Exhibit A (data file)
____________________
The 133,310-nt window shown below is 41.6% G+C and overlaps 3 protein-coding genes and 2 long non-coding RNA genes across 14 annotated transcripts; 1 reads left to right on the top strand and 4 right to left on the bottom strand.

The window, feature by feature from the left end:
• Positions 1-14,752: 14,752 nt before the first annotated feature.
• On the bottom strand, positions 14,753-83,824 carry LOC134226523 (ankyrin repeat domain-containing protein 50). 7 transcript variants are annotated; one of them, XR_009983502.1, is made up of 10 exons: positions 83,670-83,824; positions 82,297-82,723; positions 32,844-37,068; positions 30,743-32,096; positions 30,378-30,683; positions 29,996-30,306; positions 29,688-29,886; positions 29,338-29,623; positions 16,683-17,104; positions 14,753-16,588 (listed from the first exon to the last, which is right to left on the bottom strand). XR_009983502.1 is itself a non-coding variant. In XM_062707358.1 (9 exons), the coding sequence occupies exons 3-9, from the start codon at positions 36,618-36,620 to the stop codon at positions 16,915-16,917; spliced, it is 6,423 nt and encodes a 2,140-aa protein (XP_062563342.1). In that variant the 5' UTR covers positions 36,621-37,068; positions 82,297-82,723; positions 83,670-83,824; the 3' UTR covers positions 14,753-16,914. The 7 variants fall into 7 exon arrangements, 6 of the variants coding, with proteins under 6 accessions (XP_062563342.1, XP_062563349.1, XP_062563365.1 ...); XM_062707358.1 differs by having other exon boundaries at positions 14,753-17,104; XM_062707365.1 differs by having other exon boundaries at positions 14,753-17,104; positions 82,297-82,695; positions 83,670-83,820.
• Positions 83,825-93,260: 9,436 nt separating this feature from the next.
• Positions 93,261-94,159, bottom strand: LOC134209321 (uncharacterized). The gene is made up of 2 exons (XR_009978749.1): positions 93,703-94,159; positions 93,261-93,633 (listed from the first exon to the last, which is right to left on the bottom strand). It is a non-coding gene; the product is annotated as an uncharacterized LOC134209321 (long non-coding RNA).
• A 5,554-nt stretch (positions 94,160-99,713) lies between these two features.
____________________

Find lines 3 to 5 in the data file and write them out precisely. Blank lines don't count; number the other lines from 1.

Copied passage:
• Positions 1-14,752: 14,752 nt before the first annotated feature.
• On the bottom strand, positions 14,753-83,824 carry LOC134226523 (ankyrin repeat domain-containing protein 50). 7 transcript variants are annotated; one of them, XR_009983502.1, is made up of 10 exons: positions 83,670-83,824; positions 82,297-82,723; positions 32,844-37,068; positions 30,743-32,096; positions 30,378-30,683; positions 29,996-30,306; positions 29,688-29,886; positions 29,338-29,623; positions 16,683-17,104; positions 14,753-16,588 (listed from the first exon to the last, which is right to left on the bottom strand). XR_009983502.1 is itself a non-coding variant. In XM_062707358.1 (9 exons), the coding sequence occupies exons 3-9, from the start codon at positions 36,618-36,620 to the stop codon at positions 16,915-16,917; spliced, it is 6,423 nt and encodes a 2,140-aa protein (XP_062563342.1). In that variant the 5' UTR covers positions 36,621-37,068; positions 82,297-82,723; positions 83,670-83,824; the 3' UTR covers positions 14,753-16,914. The 7 variants fall into 7 exon arrangements, 6 of the variants coding, with proteins under 6 accessions (XP_062563342.1, XP_062563349.1, XP_062563365.1 ...); XM_062707358.1 differs by having other exon boundaries at positions 14,753-17,104; XM_062707365.1 differs by having other exon boundaries at positions 14,753-17,104; positions 82,297-82,695; positions 83,670-83,820.
• Positions 83,825-93,260: 9,436 nt separating this feature from the next.